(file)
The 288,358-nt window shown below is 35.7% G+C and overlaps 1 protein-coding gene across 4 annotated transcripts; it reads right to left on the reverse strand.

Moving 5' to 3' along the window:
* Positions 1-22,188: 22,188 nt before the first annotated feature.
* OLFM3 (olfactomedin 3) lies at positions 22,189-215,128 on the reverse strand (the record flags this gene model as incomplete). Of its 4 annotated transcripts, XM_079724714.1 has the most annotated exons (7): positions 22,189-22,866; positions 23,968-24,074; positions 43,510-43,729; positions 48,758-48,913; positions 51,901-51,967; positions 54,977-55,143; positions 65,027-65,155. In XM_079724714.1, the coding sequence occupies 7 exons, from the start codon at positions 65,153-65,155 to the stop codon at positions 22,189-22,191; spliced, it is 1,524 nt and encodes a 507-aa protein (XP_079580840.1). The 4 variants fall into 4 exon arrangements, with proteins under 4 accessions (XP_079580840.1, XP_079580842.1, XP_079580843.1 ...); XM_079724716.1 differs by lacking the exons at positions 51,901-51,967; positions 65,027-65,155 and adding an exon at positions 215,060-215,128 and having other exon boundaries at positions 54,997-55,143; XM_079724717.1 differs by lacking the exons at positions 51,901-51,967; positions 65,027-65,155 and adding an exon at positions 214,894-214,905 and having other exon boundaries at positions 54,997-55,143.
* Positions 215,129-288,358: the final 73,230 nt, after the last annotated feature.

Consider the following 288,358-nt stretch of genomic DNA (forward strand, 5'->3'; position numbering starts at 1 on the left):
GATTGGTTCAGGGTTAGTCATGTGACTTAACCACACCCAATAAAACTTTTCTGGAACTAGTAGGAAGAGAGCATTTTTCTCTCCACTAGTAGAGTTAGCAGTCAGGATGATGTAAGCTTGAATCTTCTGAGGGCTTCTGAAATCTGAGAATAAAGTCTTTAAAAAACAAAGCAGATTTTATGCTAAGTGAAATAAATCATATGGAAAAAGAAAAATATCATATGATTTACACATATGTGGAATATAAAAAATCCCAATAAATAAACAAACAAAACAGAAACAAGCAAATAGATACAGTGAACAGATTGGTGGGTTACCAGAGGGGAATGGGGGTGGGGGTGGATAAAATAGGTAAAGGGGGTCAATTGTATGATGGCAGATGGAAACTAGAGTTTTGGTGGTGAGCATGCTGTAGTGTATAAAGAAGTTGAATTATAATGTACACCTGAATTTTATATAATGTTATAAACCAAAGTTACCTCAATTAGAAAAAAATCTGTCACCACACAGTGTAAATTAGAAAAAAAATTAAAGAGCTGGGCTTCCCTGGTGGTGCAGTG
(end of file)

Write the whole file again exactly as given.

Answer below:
The 288,358-nt window shown below is 35.7% G+C and overlaps 1 protein-coding gene across 4 annotated transcripts; it reads right to left on the reverse strand.

Moving 5' to 3' along the window:
* Positions 1-22,188: 22,188 nt before the first annotated feature.
* OLFM3 (olfactomedin 3) lies at positions 22,189-215,128 on the reverse strand (the record flags this gene model as incomplete). Of its 4 annotated transcripts, XM_079724714.1 has the most annotated exons (7): positions 22,189-22,866; positions 23,968-24,074; positions 43,510-43,729; positions 48,758-48,913; positions 51,901-51,967; positions 54,977-55,143; positions 65,027-65,155. In XM_079724714.1, the coding sequence occupies 7 exons, from the start codon at positions 65,153-65,155 to the stop codon at positions 22,189-22,191; spliced, it is 1,524 nt and encodes a 507-aa protein (XP_079580840.1). The 4 variants fall into 4 exon arrangements, with proteins under 4 accessions (XP_079580840.1, XP_079580842.1, XP_079580843.1 ...); XM_079724716.1 differs by lacking the exons at positions 51,901-51,967; positions 65,027-65,155 and adding an exon at positions 215,060-215,128 and having other exon boundaries at positions 54,997-55,143; XM_079724717.1 differs by lacking the exons at positions 51,901-51,967; positions 65,027-65,155 and adding an exon at positions 214,894-214,905 and having other exon boundaries at positions 54,997-55,143.
* Positions 215,129-288,358: the final 73,230 nt, after the last annotated feature.

Consider the following 288,358-nt stretch of genomic DNA (forward strand, 5'->3'; position numbering starts at 1 on the left):
GATTGGTTCAGGGTTAGTCATGTGACTTAACCACACCCAATAAAACTTTTCTGGAACTAGTAGGAAGAGAGCATTTTTCTCTCCACTAGTAGAGTTAGCAGTCAGGATGATGTAAGCTTGAATCTTCTGAGGGCTTCTGAAATCTGAGAATAAAGTCTTTAAAAAACAAAGCAGATTTTATGCTAAGTGAAATAAATCATATGGAAAAAGAAAAATATCATATGATTTACACATATGTGGAATATAAAAAATCCCAATAAATAAACAAACAAAACAGAAACAAGCAAATAGATACAGTGAACAGATTGGTGGGTTACCAGAGGGGAATGGGGGTGGGGGTGGATAAAATAGGTAAAGGGGGTCAATTGTATGATGGCAGATGGAAACTAGAGTTTTGGTGGTGAGCATGCTGTAGTGTATAAAGAAGTTGAATTATAATGTACACCTGAATTTTATATAATGTTATAAACCAAAGTTACCTCAATTAGAAAAAAATCTGTCACCACACAGTGTAAATTAGAAAAAAAATTAAAGAGCTGGGCTTCCCTGGTGGTGCAGTG